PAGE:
Example 3: Find the domain for each. $$f(x)=\frac{\sqrt{x - 1}}{3x - 5}$$ Consider the fact that you have a square root with a variable and a variable in the denominator. Consider each part separately and then combine the two restrictions to build your domain. $$\sqrt{x - 1}$$ $$x - 1 ≥ 0$$ $$x ≥ 1$$ $$3x - 5=0$$ $$3x=5$$ $$x=\frac{5}{3}$$ We know that x needs to be greater than or equal to 1 and it can't be equal to 5/3. We can now combine these restrictions and create our domain.

$$\text{domain:}\hspace{.1em}\left\{x|x ≥ 1, x ≠ \frac{5}{3}\right\}$$

domain:{all real numbers}

range:{all real numbers}

In most cases, we will want to figure out just the domain from the equation alone. When solving a domain problem, think about the following:

- We can't divide by zero
- We can't take the square root of a negative number and get a real number
- When we square a number or take the absolute value of a number, the result is non-negative

$$y=\frac{1}{x - 9}$$ Since we are not allowed to divide by zero, think about the denominator here: $$x - 9$$ We can set this equal to zero and solve: $$x - 9=0$$ $$x=9$$ This means x can't be 9. If we let x be 9, our denominator will be zero, and division by zero is not defined. $$domain: \{x | x ≠ 9\}$$Example 2: Find the domain for each.

$$y=\sqrt{x - 12}$$ Since we can only take the square root of a non-negative number and end up with a real number, we think about what is under the square root symbol: $$x - 12$$ We know that whatever is plugged in for x, the result of subtracting away 12 has to be 0 or larger: $$x - 12 ≥ 0$$ $$x ≥ 12$$ This means x can be 12 or any larger value. If we plug in a value that is less than 12, we end up with the square root of a negative. $$domain: \{x | x ≥ 12\}$$ In some cases, we need to consider a combination of restrictions. Let's look at an example.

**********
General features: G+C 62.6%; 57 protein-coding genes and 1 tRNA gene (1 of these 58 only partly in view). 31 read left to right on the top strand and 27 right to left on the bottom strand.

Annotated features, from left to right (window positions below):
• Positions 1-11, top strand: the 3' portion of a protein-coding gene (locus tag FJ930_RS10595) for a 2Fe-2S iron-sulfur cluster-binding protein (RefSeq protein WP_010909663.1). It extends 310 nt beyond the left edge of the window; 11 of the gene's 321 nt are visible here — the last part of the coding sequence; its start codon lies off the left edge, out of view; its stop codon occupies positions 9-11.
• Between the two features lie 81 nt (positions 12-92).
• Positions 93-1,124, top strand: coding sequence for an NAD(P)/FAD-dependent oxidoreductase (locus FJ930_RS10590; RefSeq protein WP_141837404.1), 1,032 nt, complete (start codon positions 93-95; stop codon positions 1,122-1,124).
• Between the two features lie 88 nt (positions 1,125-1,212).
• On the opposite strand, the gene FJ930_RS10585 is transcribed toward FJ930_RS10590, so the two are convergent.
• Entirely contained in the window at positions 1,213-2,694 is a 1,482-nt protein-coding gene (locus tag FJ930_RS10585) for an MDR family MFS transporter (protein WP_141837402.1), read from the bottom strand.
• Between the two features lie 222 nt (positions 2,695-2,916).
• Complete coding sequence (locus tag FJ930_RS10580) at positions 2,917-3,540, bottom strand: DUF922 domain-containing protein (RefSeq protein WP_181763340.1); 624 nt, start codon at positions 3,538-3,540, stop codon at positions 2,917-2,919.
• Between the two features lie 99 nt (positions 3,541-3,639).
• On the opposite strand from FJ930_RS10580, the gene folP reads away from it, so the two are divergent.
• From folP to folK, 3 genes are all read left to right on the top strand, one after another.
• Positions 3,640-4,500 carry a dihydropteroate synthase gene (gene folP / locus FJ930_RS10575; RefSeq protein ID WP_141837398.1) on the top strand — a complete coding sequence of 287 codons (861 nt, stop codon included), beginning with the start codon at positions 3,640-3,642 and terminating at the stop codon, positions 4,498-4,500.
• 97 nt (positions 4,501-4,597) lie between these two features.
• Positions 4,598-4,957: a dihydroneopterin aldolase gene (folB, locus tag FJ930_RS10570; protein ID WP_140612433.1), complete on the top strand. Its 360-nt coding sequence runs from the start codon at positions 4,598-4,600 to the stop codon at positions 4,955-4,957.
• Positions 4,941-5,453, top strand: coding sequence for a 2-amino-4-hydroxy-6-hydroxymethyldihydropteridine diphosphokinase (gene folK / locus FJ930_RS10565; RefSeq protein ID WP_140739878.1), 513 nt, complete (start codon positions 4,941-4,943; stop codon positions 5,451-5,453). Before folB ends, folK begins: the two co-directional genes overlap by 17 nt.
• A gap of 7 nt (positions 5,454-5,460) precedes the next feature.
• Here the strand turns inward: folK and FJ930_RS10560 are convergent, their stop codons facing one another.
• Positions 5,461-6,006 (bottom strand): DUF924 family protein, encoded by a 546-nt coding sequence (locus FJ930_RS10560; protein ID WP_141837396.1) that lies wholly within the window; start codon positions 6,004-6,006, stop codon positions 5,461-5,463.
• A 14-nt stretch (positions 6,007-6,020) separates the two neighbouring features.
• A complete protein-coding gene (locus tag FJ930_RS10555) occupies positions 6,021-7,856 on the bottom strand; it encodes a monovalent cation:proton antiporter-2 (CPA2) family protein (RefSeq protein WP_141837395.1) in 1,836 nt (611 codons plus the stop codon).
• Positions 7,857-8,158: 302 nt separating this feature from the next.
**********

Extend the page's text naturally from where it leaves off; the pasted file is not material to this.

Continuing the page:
Example 3: Find the domain for each. $$f(x)=\frac{\sqrt{x - 1}}{3x - 5}$$ Consider the fact that you have a square root with a variable and a variable in the denominator. Consider each part separately and then combine the two restrictions to build your domain. $$\sqrt{x - 1}$$ $$x - 1 ≥ 0$$ $$x ≥ 1$$ $$3x - 5=0$$ $$3x=5$$ $$x=\frac{5}{3}$$ We know that x needs to be greater than or equal to 1 and it can't be equal to 5/3. We can now combine these restrictions and create our domain.

$$\text{domain:}\hspace{.1em}\left\{x|x ≥ 1, x ≠ \frac{5}{3}\right\}$$

#### Skills Check:

Example #1

Find the domain. $$y=9x - \frac{1}{4}$$

Please choose the best answer.

A

$$(-\infty, 9)$$

B

$$\left(-\frac{1}{4}, 9\right)$$

C

$$\left(-\frac{1}{4}, 9\right)$$

D

$$(-9, \infty)$$

E

$$(-\infty, \infty)$$

Example #2

Find the domain. $$\frac{\sqrt{x - 5}}{x}$$

Please choose the best answer.

A

$$(-5, \infty)$$

B

$$(-5, 0) ∪ (0, \infty)$$

C

$$(-\infty, 0) ∪ (0, 5)$$

D

$$[5, \infty)$$

E

$$(-\infty, \infty)$$

Example #3

Find the domain. $$\frac{2x - 1}{\sqrt{x - 3}}$$

Please choose the best answer.

A

$$(-2, 3) ∪ (3, \infty)$$

B

$$(-3, \infty)$$

C

$$[3, \infty)$$

D

$$(3, \infty)$$

E

$$(-\infty, \infty)$$